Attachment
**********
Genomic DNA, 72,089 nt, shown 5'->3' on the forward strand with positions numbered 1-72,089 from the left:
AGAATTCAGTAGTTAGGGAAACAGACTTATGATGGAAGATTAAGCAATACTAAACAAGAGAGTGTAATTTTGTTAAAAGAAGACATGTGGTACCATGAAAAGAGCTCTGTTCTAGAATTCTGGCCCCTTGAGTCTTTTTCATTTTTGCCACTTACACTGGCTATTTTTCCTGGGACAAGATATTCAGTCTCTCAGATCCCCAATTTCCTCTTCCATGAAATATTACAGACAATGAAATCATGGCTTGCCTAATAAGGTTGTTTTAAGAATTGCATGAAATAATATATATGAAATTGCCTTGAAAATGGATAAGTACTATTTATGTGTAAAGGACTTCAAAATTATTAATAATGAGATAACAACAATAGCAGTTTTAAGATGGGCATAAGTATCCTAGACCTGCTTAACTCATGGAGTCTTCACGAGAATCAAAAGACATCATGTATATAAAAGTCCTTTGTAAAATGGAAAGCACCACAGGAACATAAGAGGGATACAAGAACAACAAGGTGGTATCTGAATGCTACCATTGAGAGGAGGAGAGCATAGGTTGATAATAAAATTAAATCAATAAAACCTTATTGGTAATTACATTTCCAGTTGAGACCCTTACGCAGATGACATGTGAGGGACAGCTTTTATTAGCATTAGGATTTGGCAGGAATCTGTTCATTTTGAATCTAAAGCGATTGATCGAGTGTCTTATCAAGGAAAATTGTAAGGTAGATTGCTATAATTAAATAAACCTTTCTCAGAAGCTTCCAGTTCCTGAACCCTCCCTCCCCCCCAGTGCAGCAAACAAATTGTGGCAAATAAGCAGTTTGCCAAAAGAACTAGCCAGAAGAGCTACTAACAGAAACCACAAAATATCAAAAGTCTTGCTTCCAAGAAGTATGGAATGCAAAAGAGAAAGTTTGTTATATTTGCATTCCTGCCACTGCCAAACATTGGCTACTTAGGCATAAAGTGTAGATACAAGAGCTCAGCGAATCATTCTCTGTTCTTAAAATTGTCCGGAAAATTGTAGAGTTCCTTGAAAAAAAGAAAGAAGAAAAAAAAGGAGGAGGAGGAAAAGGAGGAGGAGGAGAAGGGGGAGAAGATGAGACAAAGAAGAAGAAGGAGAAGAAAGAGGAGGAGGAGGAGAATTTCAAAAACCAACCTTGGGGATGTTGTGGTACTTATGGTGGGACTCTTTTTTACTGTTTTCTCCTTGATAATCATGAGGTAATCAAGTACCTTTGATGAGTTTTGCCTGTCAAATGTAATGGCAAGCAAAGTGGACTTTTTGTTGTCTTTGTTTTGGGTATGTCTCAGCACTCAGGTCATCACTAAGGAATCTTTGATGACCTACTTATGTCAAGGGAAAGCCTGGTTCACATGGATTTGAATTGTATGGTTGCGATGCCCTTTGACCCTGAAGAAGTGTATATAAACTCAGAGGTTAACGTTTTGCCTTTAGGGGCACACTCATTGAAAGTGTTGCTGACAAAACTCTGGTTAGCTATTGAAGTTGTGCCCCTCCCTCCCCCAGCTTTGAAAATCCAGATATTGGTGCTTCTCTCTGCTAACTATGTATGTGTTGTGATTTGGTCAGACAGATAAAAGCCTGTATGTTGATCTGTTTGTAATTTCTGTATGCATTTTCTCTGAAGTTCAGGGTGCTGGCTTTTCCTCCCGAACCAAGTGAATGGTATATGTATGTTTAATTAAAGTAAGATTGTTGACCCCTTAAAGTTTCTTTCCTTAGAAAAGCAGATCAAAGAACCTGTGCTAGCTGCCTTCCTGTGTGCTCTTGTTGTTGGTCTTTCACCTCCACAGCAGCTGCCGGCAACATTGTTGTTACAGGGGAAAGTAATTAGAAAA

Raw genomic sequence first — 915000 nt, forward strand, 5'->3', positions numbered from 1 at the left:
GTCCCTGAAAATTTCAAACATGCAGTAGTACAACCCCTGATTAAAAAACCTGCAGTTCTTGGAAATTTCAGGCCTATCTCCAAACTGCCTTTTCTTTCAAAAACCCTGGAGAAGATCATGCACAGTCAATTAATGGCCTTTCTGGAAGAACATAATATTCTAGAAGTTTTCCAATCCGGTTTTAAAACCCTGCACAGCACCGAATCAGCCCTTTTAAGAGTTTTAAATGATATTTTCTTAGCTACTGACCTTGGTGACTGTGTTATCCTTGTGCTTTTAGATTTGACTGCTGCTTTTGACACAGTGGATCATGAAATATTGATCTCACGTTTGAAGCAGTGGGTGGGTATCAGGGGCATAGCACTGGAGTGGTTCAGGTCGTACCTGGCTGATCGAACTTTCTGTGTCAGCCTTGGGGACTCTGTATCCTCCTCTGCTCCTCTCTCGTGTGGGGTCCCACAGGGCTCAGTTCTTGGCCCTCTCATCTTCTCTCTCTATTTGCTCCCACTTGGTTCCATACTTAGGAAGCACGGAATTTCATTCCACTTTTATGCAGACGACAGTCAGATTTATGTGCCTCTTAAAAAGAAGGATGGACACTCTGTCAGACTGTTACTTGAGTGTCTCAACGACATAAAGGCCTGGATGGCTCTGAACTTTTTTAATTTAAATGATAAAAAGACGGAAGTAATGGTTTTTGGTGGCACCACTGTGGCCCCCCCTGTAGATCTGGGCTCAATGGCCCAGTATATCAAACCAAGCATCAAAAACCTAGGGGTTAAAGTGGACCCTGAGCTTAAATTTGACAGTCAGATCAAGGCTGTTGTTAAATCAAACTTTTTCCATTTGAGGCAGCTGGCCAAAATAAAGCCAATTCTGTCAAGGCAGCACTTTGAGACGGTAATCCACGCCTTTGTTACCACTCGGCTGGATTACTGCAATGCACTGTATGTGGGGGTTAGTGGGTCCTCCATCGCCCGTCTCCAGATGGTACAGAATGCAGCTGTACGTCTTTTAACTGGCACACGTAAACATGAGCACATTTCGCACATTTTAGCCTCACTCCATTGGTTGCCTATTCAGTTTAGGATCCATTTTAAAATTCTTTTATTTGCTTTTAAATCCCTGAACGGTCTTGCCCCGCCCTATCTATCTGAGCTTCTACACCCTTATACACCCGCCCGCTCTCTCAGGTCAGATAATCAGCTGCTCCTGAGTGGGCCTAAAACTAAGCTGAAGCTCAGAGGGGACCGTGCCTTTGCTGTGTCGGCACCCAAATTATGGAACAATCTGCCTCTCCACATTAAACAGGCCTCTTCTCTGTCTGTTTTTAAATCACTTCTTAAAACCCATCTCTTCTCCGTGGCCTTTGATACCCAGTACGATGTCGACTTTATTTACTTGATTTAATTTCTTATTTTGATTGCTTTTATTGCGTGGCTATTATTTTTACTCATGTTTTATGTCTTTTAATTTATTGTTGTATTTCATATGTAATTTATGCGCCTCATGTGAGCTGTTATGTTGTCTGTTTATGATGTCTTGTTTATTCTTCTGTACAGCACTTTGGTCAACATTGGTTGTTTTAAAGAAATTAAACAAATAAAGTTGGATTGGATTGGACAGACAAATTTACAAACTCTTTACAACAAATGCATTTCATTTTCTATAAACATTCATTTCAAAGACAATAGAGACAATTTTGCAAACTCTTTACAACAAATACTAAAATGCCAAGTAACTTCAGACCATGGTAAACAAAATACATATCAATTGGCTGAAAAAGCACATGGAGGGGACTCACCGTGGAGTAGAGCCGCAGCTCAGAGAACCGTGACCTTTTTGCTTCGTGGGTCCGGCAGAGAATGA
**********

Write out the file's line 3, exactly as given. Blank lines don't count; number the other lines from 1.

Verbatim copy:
Raw genomic sequence first — 915000 nt, forward strand, 5'->3', positions numbered from 1 at the left: